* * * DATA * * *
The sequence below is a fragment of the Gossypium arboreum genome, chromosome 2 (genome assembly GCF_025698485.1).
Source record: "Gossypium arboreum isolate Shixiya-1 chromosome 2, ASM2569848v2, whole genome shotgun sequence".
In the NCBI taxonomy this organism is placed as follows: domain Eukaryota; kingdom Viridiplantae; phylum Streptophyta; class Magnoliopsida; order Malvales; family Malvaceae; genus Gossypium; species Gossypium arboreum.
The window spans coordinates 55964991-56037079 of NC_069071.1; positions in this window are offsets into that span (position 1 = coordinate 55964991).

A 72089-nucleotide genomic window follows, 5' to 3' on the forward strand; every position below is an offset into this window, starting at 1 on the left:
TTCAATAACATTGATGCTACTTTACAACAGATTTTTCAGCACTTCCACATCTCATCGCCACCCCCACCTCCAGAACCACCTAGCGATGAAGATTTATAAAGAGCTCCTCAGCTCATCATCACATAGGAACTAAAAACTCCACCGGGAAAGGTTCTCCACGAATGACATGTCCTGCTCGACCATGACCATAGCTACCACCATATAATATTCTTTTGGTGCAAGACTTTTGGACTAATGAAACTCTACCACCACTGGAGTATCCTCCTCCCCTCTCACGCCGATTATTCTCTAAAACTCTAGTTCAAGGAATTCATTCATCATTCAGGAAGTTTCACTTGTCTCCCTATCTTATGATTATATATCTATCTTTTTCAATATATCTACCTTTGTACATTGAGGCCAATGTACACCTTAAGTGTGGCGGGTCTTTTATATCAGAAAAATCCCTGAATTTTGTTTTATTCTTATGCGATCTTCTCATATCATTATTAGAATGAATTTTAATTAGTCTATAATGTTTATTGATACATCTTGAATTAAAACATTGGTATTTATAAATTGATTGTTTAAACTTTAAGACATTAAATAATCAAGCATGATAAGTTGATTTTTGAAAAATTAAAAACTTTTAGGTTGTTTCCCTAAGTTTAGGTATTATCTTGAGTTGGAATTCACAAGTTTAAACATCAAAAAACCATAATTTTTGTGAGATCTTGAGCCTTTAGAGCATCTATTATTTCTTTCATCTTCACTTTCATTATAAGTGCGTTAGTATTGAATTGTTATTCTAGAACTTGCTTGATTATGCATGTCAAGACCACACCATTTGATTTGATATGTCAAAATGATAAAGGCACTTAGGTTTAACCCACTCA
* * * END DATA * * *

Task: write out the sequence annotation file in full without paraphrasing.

The sequence below is a fragment of the Gossypium arboreum genome, chromosome 2 (genome assembly GCF_025698485.1).
Source record: "Gossypium arboreum isolate Shixiya-1 chromosome 2, ASM2569848v2, whole genome shotgun sequence".
In the NCBI taxonomy this organism is placed as follows: domain Eukaryota; kingdom Viridiplantae; phylum Streptophyta; class Magnoliopsida; order Malvales; family Malvaceae; genus Gossypium; species Gossypium arboreum.
The window spans coordinates 55964991-56037079 of NC_069071.1; positions in this window are offsets into that span (position 1 = coordinate 55964991).

A 72089-nucleotide genomic window follows, 5' to 3' on the forward strand; every position below is an offset into this window, starting at 1 on the left:
TTCAATAACATTGATGCTACTTTACAACAGATTTTTCAGCACTTCCACATCTCATCGCCACCCCCACCTCCAGAACCACCTAGCGATGAAGATTTATAAAGAGCTCCTCAGCTCATCATCACATAGGAACTAAAAACTCCACCGGGAAAGGTTCTCCACGAATGACATGTCCTGCTCGACCATGACCATAGCTACCACCATATAATATTCTTTTGGTGCAAGACTTTTGGACTAATGAAACTCTACCACCACTGGAGTATCCTCCTCCCCTCTCACGCCGATTATTCTCTAAAACTCTAGTTCAAGGAATTCATTCATCATTCAGGAAGTTTCACTTGTCTCCCTATCTTATGATTATATATCTATCTTTTTCAATATATCTACCTTTGTACATTGAGGCCAATGTACACCTTAAGTGTGGCGGGTCTTTTATATCAGAAAAATCCCTGAATTTTGTTTTATTCTTATGCGATCTTCTCATATCATTATTAGAATGAATTTTAATTAGTCTATAATGTTTATTGATACATCTTGAATTAAAACATTGGTATTTATAAATTGATTGTTTAAACTTTAAGACATTAAATAATCAAGCATGATAAGTTGATTTTTGAAAAATTAAAAACTTTTAGGTTGTTTCCCTAAGTTTAGGTATTATCTTGAGTTGGAATTCACAAGTTTAAACATCAAAAAACCATAATTTTTGTGAGATCTTGAGCCTTTAGAGCATCTATTATTTCTTTCATCTTCACTTTCATTATAAGTGCGTTAGTATTGAATTGTTATTCTAGAACTTGCTTGATTATGCATGTCAAGACCACACCATTTGATTTGATATGTCAAAATGATAAAGGCACTTAGGTTTAACCCACTCA